Results matching “Dragon*Con” from Fabric.com Blog
I often am surprised and amused when talking to people about costumes or showing them photos. There are so many reactions of "Those are really nice -- they're like normal clothes!" I think that people who don't sew are only exposed to the costumes in large party stores or temporary Halloween shops -- when they see a costume piece that's made as well as any other garment (often much better), it sort of blows their minds. And there are so many Dragon*Con costumers doing work that's really high quality -- so I wanted to share one with you.
The dress I'm featuring here is a recreation of a costume from "Titanic" -- Rose's dinner dress. The costumer is my dear friend Dawn, and she really did a spectacular job on this project. She started off using a pattern as a basis for her custom pattern, and then heavily modified it. The salmon taffeta is from Fabric.com, of course. That lovely black overlay with all the embellishment? It's custom draped by Dawn, and every single bead and sequin is sewn by hand. Every. One.
Dawn estimates she spent roughly 150 hours on embellishment alone, and it shows.
Every detail is attended to, right down to the decorative pin on the front of the bodice.
Dawn wears this dress so beautifully -- she is the epitome of grace and elegance. She's also the perfect ambassador for costumers, showing couture-level style in her recreations of film pieces she loves. I hope I get to see her wear this piece again and again, but knowing Dawn, a new creation will dazzle me first!
You really have a harder time finding people in street clothes than people in costumes at this show. It's so fun to see all the hard work people put into their sewing and craft projects -- just to be able to play dress up for a weekend and share their passion with friends and strangers. It's really what makes fan conventions magical.
I thought our Fabric.com readers might enjoy a look at just a few of the great outfits I was lucky enough to see this year, so here we go ...
This first pair is from a video game series called "Kingdom Hearts." I'm a huge fan -- I played the first title relentlessly for hours on end -- so I was thrilled to encounter these two in the hotel sundries shop.
Next up is a really impressive Xenomorph from the "Alien" movie series. This should give you a sense of the dedication that goes into fan-made costumes. This is not a costume you can just purchase -- each element of the exoskeleteton is hand made.
How cute is this classic Batgirl? SO CUTE. Every detail is just perfect.
All of the armor on these three custom robots is hand made. That's an iPad lodged in the chest plate of the largest 'bot. So cool!
The next two photos are for my fellow blogger Tara. She's a fan of the "Wheel of Time" book series, and while I was initially worried that I would never recognize the right costumes for her, the Saturday morning parade came to the rescue! There was a whole group of them, carrying "Occupy Shayol Ghul" signs and not even showing how hot they must have been in the late summer heat.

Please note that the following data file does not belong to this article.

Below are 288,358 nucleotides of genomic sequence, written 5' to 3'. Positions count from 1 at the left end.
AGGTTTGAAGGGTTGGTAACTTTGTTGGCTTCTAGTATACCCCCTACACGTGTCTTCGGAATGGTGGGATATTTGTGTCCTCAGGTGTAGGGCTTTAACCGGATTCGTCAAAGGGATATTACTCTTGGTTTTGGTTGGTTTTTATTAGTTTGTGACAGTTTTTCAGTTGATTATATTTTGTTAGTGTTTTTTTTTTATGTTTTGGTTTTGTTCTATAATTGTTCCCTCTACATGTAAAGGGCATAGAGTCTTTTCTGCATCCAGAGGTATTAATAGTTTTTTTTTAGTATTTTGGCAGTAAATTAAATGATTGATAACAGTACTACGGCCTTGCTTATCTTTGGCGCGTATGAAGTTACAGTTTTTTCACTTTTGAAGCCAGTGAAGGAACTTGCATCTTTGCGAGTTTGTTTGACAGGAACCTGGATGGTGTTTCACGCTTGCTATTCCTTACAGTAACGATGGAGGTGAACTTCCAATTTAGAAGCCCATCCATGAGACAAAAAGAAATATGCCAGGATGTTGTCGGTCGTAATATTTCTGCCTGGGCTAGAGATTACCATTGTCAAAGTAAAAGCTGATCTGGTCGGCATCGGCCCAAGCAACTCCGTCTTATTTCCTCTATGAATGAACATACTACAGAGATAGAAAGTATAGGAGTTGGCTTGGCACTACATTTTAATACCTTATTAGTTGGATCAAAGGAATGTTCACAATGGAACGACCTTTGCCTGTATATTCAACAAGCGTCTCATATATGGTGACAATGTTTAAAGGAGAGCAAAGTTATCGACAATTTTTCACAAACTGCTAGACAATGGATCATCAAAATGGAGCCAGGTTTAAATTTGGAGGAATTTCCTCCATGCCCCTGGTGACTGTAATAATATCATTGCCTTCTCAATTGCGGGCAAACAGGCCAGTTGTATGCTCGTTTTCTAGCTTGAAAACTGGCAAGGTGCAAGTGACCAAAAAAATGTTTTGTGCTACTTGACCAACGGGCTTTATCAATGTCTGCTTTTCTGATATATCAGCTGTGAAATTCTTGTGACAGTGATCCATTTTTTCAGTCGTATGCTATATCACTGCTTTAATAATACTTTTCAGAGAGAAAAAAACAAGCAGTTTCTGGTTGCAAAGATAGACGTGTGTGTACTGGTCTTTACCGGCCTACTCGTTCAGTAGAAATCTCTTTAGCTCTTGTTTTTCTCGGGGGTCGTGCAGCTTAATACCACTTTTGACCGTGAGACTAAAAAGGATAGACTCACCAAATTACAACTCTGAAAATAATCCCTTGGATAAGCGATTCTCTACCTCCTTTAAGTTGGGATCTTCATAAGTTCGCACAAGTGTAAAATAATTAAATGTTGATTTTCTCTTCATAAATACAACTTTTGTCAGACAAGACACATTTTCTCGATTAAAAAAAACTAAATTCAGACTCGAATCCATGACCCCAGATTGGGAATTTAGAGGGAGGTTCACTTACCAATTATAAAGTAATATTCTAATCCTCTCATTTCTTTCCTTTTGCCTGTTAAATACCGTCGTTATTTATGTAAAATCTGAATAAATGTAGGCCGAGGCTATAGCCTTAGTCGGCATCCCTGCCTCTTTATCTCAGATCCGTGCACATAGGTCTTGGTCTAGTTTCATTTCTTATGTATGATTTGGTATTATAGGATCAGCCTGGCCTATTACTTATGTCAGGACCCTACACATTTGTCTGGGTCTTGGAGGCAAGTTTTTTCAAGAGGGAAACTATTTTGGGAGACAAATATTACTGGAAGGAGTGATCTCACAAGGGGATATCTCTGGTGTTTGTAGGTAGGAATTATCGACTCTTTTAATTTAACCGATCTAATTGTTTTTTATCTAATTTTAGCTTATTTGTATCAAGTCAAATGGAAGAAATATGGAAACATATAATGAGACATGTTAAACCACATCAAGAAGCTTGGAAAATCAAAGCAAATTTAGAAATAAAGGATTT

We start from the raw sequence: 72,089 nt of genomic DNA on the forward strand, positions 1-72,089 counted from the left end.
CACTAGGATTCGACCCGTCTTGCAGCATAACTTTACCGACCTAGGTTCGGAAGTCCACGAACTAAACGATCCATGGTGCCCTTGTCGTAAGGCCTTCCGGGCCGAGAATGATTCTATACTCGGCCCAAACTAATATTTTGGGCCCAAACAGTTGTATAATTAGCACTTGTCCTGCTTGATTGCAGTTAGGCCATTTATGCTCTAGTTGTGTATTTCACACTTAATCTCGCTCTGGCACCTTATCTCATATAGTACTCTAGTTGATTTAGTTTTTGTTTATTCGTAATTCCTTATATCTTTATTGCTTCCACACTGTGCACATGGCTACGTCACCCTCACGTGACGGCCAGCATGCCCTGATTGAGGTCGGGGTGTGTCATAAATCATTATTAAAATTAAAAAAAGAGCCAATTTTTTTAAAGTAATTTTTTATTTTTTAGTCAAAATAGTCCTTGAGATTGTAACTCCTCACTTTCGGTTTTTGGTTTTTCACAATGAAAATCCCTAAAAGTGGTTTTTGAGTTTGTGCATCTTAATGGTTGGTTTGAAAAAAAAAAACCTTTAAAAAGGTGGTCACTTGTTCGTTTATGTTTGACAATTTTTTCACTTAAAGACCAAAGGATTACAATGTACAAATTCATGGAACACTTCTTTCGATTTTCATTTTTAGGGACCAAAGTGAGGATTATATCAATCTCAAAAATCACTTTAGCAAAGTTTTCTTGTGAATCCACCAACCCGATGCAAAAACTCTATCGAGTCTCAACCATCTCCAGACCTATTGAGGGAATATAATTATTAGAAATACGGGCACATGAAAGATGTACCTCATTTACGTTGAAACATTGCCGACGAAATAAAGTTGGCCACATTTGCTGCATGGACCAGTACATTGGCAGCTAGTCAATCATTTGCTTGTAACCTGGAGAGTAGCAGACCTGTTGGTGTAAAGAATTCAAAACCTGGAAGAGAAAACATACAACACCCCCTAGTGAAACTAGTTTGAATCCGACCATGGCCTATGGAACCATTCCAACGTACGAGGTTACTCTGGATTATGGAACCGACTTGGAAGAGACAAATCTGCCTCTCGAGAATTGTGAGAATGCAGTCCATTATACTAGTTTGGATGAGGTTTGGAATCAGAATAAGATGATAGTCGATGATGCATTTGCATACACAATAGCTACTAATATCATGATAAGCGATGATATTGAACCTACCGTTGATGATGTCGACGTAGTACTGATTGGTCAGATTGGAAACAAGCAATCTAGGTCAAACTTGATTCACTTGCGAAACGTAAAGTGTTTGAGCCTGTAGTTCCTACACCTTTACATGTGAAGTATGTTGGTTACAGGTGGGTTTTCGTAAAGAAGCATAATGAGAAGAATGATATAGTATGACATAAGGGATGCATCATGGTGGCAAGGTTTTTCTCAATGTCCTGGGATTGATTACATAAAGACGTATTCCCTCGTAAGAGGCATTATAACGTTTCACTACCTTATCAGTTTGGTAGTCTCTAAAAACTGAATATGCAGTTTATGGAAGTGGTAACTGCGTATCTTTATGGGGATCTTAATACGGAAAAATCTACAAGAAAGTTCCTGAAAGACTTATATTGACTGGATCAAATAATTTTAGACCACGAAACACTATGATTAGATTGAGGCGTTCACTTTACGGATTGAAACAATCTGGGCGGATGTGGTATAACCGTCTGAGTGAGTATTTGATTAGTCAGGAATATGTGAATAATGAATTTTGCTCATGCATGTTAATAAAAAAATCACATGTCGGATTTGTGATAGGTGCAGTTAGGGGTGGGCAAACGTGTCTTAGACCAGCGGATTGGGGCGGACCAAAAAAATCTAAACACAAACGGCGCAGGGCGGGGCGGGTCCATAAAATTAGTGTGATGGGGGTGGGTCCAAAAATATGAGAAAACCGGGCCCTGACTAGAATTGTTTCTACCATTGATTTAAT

This is an instance of a costume that's tiny -- made for a hand! This Kermit puppet is made from basic materials -- fleece and ping pong balls -- but the end result is nothing short of magic.
Two lovely ladies in 18th century finery. The diversity is another thing I love about Dragon*Con -- you'll find gorgeous historical gowns with loads of handwork right alongside all the robots and Jedi.
There were numerous versions of Effie Trinket from "The Hunger Games" at this year's gathering, but this was one of the very best.
I hope this little tour gives you a taste of what the Dragon*Con is like. For every photo here, there are thousands -- literally thousands -- of other beautiful costumes that I didn't capture. I also can't give you full picture unless I can somehow simulate the huge crowds you have to work your way through to see everything, but it's always worth it when you run into something that makes your eyes widen and inspires you. I already have my project list for next year!
In my next post, I'll share close-up photos of a Titanic reproduction gown to give you a sense of just how much work goes into one of these costumes. Stay tuned!
*Special thanks to Dawn Murphy for the last three photos in this post.
So, I've been (foolishly) making large-scale costumes for a number of years, and people always want to know how these wild concoctions come together, what's inside them and how I wear or puppeteer them. For my next trick, I will walk you through one of these projects from soup to nuts: Chairry from "Pee Wee's Playhouse."
Before I kick off the proceedings, I feel compelled to confess that I procrastinated on this one. Well, that's not entirely accurate; it was more a matter of not finding time to really dig in to this project until two weeks before I was scheduled to have it done for Dragon*Con. So the pictures in this blog were all taken over a 10-day period of crammy, slammy building and sewing. When I first started building large-scale, mascot style costumes, I never could have pulled off such a short build, but thankfully, I've learned a few tricks through the years so there's not too much guesswork.
Ok, so I wanted to build a chair that people would be able to sit on. So, I started by screwing together a base. It's a sloppy affair, but as I have learned from previous endeavors, each step tends to reinforce the step that came before it, so, I wasn't too fretful about the funky angles.
The second step was adding a flat seating base to the base.